2020 was a tough year for many — especially small businesses. They’ve had to calculate and navigate layoffs (one survey says as much as 75% of small businesses planned to lay off at least one team member) and survive drastic drops in profitability.
But not all businesses were impacted equally by COVID. As the year wore on, consumer expectations changed pretty drastically. A deeper interest in brand ethics, politics and inclusivity led many consumers to discover and support small businesses. Plus, having to stay close to home in 2020 refocused the attention of many on the businesses within their local community. As a result, 44% of small businesses report that they are thriving or adapting. But, 43% still say they are struggling going into 2021. Wading through the past year has many contemplating where their dollars are going to be best spent to regain lost ground.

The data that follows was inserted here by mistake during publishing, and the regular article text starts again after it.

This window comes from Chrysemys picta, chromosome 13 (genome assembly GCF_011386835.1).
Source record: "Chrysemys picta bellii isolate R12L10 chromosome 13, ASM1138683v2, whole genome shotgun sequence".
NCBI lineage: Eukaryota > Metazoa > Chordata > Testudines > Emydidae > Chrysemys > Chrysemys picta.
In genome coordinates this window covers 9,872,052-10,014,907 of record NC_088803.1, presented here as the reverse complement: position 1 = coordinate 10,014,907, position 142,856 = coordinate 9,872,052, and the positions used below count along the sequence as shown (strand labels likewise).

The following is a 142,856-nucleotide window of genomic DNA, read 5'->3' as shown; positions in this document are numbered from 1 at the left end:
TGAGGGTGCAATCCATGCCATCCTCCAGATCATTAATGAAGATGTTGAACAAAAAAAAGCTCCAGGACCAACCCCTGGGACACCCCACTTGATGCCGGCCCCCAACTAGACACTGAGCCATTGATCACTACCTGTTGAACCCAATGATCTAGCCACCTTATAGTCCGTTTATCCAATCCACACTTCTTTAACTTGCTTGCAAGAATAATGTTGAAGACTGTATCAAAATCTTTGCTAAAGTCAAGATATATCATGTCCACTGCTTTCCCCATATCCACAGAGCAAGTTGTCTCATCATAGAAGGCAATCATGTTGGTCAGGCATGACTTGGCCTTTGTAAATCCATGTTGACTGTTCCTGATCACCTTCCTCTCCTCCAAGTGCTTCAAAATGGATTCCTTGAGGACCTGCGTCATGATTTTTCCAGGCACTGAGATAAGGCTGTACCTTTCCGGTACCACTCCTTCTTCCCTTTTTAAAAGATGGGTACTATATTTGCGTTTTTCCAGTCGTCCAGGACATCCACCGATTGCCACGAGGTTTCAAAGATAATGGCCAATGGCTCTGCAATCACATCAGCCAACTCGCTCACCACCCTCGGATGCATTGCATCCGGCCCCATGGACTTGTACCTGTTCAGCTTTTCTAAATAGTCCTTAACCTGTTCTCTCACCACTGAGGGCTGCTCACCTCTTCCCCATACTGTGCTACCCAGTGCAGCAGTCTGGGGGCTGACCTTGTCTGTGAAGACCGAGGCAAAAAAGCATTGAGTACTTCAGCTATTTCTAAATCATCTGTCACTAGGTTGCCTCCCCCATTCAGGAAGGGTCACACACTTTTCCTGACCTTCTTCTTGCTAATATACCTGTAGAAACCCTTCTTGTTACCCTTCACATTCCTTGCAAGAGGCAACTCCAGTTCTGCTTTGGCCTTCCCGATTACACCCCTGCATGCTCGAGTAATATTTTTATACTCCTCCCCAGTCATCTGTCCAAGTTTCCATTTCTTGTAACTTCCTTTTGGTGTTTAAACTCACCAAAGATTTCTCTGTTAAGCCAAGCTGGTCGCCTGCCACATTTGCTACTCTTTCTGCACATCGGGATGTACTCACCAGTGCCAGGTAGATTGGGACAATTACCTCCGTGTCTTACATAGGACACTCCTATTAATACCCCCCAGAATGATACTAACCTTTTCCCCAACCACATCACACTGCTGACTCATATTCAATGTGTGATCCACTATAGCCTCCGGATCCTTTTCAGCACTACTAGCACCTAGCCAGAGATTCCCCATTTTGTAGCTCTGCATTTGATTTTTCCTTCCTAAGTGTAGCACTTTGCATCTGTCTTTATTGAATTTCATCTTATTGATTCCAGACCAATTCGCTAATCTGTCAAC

According to a survey by MediaPost, 30% of small and medium-sized businesses intend to increase their marketing budget in hopes of beginning to recover their profitability. But they’re playing it a little closer to the chest this year than last, hesitating to implement ad spend in the early months. There’s been a 16% drop in the number of businesses who have already placed ad buys compared to this time last year. As the first few weeks of 2021 were proven to be just as tumultuous as the average week in 2020, it looks like small business marketers are keeping a close watch on current events to ensure they don’t misstep with their ad dollars.
Of those who plan to increase their marketing budgets this year, 35% plan to invest more heavily in media buying than in the past. 53% have already scheduled their social media calendars for the first quarter of 2021.
Many small businesses have a long road ahead of them in 2021. Media buying and social calendars are top-of-mind for SMB marketers, but most are keeping a very close eye on the news to protect their plan from any curve balls that might be inbound.
Most believe things may get worse before they get better, but they’re charging forward nevertheless, with 46% saying they expect to begin recovering by June.